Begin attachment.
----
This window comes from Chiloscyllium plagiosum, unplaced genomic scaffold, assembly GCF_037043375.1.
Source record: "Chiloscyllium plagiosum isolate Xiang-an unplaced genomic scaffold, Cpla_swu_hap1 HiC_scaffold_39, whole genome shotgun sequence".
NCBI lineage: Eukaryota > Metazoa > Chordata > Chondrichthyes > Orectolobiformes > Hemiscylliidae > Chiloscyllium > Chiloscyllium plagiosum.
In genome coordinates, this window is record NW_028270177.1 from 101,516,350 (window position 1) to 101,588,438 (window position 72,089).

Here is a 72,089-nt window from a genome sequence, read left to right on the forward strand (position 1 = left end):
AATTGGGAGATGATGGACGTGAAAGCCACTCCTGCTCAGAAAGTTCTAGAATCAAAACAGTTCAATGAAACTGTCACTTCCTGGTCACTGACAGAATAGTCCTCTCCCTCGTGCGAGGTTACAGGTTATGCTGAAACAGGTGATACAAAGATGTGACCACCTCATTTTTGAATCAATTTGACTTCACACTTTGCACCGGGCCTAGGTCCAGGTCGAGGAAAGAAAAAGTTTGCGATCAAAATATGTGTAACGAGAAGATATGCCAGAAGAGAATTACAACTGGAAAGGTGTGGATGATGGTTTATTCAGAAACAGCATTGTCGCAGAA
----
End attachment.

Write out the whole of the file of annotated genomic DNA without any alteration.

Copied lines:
This window comes from Chiloscyllium plagiosum, unplaced genomic scaffold, assembly GCF_037043375.1.
Source record: "Chiloscyllium plagiosum isolate Xiang-an unplaced genomic scaffold, Cpla_swu_hap1 HiC_scaffold_39, whole genome shotgun sequence".
NCBI lineage: Eukaryota > Metazoa > Chordata > Chondrichthyes > Orectolobiformes > Hemiscylliidae > Chiloscyllium > Chiloscyllium plagiosum.
In genome coordinates, this window is record NW_028270177.1 from 101,516,350 (window position 1) to 101,588,438 (window position 72,089).

Here is a 72,089-nt window from a genome sequence, read left to right on the forward strand (position 1 = left end):
AATTGGGAGATGATGGACGTGAAAGCCACTCCTGCTCAGAAAGTTCTAGAATCAAAACAGTTCAATGAAACTGTCACTTCCTGGTCACTGACAGAATAGTCCTCTCCCTCGTGCGAGGTTACAGGTTATGCTGAAACAGGTGATACAAAGATGTGACCACCTCATTTTTGAATCAATTTGACTTCACACTTTGCACCGGGCCTAGGTCCAGGTCGAGGAAAGAAAAAGTTTGCGATCAAAATATGTGTAACGAGAAGATATGCCAGAAGAGAATTACAACTGGAAAGGTGTGGATGATGGTTTATTCAGAAACAGCATTGTCGCAGAA